As principal, I also go into classrooms and talk to students one-on-one and go over their data and their concrete goals for improvement. This helps to further keep students accountable and reinforces to them that improvement is a team effort.

Make the data visual for everyone to use.
To have an overall view of our school’s data, we created a data room (see photo) that displays all of our students’ data. This lets us determine which students need additional support, where they are falling behind, and what intervention services they need.

Based on this, we assign our students to small, grade-level group instruction with a teacher who is strong in the given skill they need help with. This daily intervention time is built into the school day with 30 to 45 minutes reserved for the groups to work on specific skills. We have three days of reading and two days of math, unless otherwise specified by student needs.

We also provide intervention support for smaller group sizes, as well as ELL and ESE students. In the classroom, teachers are also doing their own instructional groupings and providing intervention to students as needed.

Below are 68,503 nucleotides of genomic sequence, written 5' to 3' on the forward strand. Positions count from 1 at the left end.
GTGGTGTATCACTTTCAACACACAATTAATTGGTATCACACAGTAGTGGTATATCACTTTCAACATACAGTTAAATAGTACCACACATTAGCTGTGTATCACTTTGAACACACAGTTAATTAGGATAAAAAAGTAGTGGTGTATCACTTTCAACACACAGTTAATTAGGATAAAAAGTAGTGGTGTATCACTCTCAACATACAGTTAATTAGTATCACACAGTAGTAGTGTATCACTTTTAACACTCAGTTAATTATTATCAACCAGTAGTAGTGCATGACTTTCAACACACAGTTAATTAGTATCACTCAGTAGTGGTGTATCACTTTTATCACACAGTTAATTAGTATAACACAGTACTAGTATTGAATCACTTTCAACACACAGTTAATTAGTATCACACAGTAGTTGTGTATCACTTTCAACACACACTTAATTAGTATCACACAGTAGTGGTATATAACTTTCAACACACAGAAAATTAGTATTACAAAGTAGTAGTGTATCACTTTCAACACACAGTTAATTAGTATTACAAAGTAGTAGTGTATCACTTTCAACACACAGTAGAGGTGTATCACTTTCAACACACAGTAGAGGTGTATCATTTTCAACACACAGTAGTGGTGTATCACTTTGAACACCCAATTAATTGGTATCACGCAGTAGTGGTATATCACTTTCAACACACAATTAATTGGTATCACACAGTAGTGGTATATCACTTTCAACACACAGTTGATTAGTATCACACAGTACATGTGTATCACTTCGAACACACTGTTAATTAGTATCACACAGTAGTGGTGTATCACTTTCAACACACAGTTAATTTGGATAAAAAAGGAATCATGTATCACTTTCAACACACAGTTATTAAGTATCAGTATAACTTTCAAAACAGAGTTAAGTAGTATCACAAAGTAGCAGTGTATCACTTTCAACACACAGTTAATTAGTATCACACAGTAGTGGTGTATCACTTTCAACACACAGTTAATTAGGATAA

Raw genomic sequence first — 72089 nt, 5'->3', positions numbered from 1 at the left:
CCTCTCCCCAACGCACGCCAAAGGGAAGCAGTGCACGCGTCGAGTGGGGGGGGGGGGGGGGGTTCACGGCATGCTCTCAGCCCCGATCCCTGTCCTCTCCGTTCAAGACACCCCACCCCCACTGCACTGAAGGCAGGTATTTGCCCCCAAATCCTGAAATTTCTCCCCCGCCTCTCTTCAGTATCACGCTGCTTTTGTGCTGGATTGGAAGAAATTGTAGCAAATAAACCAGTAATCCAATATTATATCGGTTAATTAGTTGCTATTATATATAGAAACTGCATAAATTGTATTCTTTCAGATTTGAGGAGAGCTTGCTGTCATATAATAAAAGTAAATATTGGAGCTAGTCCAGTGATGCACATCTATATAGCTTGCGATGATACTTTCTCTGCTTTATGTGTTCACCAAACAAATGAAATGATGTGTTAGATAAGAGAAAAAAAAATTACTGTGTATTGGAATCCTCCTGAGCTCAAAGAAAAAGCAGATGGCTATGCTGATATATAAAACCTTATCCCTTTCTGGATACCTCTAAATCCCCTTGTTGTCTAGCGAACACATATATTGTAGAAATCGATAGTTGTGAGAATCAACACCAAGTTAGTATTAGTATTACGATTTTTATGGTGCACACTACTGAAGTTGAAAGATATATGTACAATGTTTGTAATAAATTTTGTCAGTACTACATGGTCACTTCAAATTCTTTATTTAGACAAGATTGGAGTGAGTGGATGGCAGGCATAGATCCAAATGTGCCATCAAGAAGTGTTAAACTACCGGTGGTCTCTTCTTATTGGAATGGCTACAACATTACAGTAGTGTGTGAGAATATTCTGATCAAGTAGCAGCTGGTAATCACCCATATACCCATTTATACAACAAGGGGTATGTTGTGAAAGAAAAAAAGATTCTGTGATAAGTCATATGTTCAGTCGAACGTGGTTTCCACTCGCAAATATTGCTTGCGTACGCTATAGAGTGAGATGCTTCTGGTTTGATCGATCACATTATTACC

Identify year-to-year trends.
We use our end-of-year diagnostic data to see if we need to make schoolwide adjustments to our core instruction. We identify patterns and trends—both by cohorts and individual students—and make changes to our instructional plans to ensure student growth.

The year-to-year data also helps ensure teacher buy-in, especially with our novice teachers, to our school’s data culture, which also indirectly helps our students. There is often a big learning curve for our new teachers, but when they look at the data and see how the programs we have in place are helping students succeed, they trust in the process.

As a result of our data-driven approach, our students are thriving. Our school has improved from a “C” school in the 2014-15 school year to a “B” school in 2015-16 and 2016-17 school years and we have been the highest performing elementary school in our district for five years in a row. Additionally, our students’ proficiency on the FSA has jumped double digits in reading and nearly double digits in math—a positive trajectory that we will work hard to continue!

About the Author:

Cheryl Beauchamp is the principal of Bronson Elementary School in Levy County, Florida.

Melinda Chemin is the reading coach at Bronson Elementary.